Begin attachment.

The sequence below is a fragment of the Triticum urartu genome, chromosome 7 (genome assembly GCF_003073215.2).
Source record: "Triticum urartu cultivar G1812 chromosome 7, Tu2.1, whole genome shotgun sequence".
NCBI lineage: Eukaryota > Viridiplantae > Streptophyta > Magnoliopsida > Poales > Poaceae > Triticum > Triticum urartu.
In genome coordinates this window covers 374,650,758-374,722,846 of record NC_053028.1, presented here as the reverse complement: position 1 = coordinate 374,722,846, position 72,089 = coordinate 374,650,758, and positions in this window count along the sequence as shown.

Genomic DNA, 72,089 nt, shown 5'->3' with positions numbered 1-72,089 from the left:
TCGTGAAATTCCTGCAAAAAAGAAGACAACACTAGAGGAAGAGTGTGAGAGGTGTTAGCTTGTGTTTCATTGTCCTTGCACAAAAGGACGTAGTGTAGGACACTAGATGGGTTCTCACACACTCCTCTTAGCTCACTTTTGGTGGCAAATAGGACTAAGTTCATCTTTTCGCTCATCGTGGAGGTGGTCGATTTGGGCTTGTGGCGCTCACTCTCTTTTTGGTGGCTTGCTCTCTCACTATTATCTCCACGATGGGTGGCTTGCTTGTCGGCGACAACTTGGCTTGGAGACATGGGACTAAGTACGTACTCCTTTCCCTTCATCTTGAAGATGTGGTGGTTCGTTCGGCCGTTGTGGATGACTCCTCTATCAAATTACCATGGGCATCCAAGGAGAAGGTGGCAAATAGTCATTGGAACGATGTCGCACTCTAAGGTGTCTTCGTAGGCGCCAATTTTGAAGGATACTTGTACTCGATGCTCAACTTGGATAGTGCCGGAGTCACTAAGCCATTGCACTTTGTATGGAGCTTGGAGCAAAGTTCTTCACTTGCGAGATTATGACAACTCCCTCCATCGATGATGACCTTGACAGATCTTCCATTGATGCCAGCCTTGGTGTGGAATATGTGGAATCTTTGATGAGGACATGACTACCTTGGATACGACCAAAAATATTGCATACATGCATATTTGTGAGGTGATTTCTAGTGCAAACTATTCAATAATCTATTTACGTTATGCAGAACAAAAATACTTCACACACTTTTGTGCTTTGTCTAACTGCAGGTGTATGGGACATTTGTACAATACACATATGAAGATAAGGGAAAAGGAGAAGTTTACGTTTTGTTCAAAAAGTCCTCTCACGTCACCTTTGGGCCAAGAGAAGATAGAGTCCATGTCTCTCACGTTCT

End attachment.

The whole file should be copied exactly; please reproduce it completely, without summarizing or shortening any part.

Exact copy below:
The sequence below is a fragment of the Triticum urartu genome, chromosome 7 (genome assembly GCF_003073215.2).
Source record: "Triticum urartu cultivar G1812 chromosome 7, Tu2.1, whole genome shotgun sequence".
NCBI lineage: Eukaryota > Viridiplantae > Streptophyta > Magnoliopsida > Poales > Poaceae > Triticum > Triticum urartu.
In genome coordinates this window covers 374,650,758-374,722,846 of record NC_053028.1, presented here as the reverse complement: position 1 = coordinate 374,722,846, position 72,089 = coordinate 374,650,758, and positions in this window count along the sequence as shown.

Genomic DNA, 72,089 nt, shown 5'->3' with positions numbered 1-72,089 from the left:
TCGTGAAATTCCTGCAAAAAAGAAGACAACACTAGAGGAAGAGTGTGAGAGGTGTTAGCTTGTGTTTCATTGTCCTTGCACAAAAGGACGTAGTGTAGGACACTAGATGGGTTCTCACACACTCCTCTTAGCTCACTTTTGGTGGCAAATAGGACTAAGTTCATCTTTTCGCTCATCGTGGAGGTGGTCGATTTGGGCTTGTGGCGCTCACTCTCTTTTTGGTGGCTTGCTCTCTCACTATTATCTCCACGATGGGTGGCTTGCTTGTCGGCGACAACTTGGCTTGGAGACATGGGACTAAGTACGTACTCCTTTCCCTTCATCTTGAAGATGTGGTGGTTCGTTCGGCCGTTGTGGATGACTCCTCTATCAAATTACCATGGGCATCCAAGGAGAAGGTGGCAAATAGTCATTGGAACGATGTCGCACTCTAAGGTGTCTTCGTAGGCGCCAATTTTGAAGGATACTTGTACTCGATGCTCAACTTGGATAGTGCCGGAGTCACTAAGCCATTGCACTTTGTATGGAGCTTGGAGCAAAGTTCTTCACTTGCGAGATTATGACAACTCCCTCCATCGATGATGACCTTGACAGATCTTCCATTGATGCCAGCCTTGGTGTGGAATATGTGGAATCTTTGATGAGGACATGACTACCTTGGATACGACCAAAAATATTGCATACATGCATATTTGTGAGGTGATTTCTAGTGCAAACTATTCAATAATCTATTTACGTTATGCAGAACAAAAATACTTCACACACTTTTGTGCTTTGTCTAACTGCAGGTGTATGGGACATTTGTACAATACACATATGAAGATAAGGGAAAAGGAGAAGTTTACGTTTTGTTCAAAAAGTCCTCTCACGTCACCTTTGGGCCAAGAGAAGATAGAGTCCATGTCTCTCACGTTCT